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Mon 2 Apr 2007 10:12 AM

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Forbes Rich List overlooks 15 Arab billionaires

The most respected Rich List in America fails to unearth some of the Middle East's wealthiest families.

The Forbes Rich List, which was published in the US last week, has uncovered 30 billionaires from the Arab world, contradicting the


Arabian Business Rich List

, which uncovered 45 billionaires in the region.

The richest Arab on both lists was Lebanese entrepreneur, now living in Mexico, Carlos Slim Helu, who was credited with a fortune of $49 billion by Forbes, considerably higher than the $34.6 billion attributed to him by Arabian Business.

Saudi Arabian investor Prince Alwaleed Bin Talal al Saud was the second richest Arab on both lists with a fortune of $20.3 billion, up slightly on the $28 billion that Arabian Business discovered. The difference could be attributed to the four months that have passed since the Arabian Business magazine research was concluded.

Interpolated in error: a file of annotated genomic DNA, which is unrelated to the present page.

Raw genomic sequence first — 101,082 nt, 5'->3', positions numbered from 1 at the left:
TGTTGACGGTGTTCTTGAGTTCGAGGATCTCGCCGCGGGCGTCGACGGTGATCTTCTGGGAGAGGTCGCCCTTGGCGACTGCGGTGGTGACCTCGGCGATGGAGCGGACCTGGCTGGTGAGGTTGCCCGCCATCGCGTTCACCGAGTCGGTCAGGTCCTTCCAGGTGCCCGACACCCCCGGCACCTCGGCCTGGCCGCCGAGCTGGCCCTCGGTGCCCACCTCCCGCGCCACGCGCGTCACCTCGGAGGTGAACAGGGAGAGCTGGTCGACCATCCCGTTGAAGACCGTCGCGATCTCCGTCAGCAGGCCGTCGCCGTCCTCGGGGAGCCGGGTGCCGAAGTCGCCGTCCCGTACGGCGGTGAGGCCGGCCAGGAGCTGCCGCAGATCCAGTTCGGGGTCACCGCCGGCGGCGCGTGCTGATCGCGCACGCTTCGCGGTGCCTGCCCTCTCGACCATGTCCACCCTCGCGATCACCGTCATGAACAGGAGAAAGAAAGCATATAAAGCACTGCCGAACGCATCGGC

Several prominent names, particularly from the UAE, were missing from the Forbes list despite their wealth comfortably clearing the $1 billion barrier that was required to feature.

Abulaziz Al Ghurair ($8 billion), Abdullah Al Futtaim ($3 billion), Khalaf Al Habtoor ($2.5 billion) and Mahdi Al Tajir ($1 billion) made the list, but Arabian Business also discovered several other billionaires in the UAE including the Gargash family with $5 billion, Hussein Sajwani with $2.1 billion, the Al Tayer family with $1.2 billion, and the Al Rostamani family with $1.3 billion.

Commenting on the difference between the lists, Arabian Business magazine's Group Editor Anil Bhoyrul conceded that measuring the wealth of private individuals, particularly in the Middle East is not an exact science.

However, he added, "I do think that Forbes has missed a considerable number of important wealthy individuals and families from this region. Perhaps they'll give us a call next year to compare notes."

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Ryan Rowe 13 years ago

Before criticising Forbes' reporting, maybe you should improve your own game first:  1) What relevance does SABIC have with this article? (see text description under the photo of various currencies)  2) Alwaleed's .3 billion is not up slightly from billion, it's down? Maybe you meant billion?  3) What kind of silly remark is that for the Editor of your group to be making?  Happy to hear your comments.